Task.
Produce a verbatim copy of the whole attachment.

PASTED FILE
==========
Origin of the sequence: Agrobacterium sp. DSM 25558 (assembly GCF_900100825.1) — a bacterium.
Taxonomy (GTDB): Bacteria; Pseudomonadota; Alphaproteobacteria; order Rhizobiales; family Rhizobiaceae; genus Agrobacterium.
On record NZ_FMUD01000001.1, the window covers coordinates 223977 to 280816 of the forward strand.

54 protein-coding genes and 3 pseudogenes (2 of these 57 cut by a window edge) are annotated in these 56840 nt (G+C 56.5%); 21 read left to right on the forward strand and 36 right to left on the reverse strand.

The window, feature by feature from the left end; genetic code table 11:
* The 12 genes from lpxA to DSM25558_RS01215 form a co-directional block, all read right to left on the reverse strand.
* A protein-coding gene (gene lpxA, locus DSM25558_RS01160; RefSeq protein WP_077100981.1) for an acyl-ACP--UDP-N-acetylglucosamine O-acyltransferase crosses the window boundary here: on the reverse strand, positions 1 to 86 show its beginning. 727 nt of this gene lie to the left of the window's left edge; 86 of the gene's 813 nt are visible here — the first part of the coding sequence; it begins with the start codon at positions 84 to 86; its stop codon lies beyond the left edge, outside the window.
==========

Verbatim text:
Origin of the sequence: Agrobacterium sp. DSM 25558 (assembly GCF_900100825.1) — a bacterium.
Taxonomy (GTDB): Bacteria; Pseudomonadota; Alphaproteobacteria; order Rhizobiales; family Rhizobiaceae; genus Agrobacterium.
On record NZ_FMUD01000001.1, the window covers coordinates 223977 to 280816 of the forward strand.

54 protein-coding genes and 3 pseudogenes (2 of these 57 cut by a window edge) are annotated in these 56840 nt (G+C 56.5%); 21 read left to right on the forward strand and 36 right to left on the reverse strand.

The window, feature by feature from the left end; genetic code table 11:
* The 12 genes from lpxA to DSM25558_RS01215 form a co-directional block, all read right to left on the reverse strand.
* A protein-coding gene (gene lpxA, locus DSM25558_RS01160; RefSeq protein WP_077100981.1) for an acyl-ACP--UDP-N-acetylglucosamine O-acyltransferase crosses the window boundary here: on the reverse strand, positions 1 to 86 show its beginning. 727 nt of this gene lie to the left of the window's left edge; 86 of the gene's 813 nt are visible here — the first part of the coding sequence; it begins with the start codon at positions 84 to 86; its stop codon lies beyond the left edge, outside the window.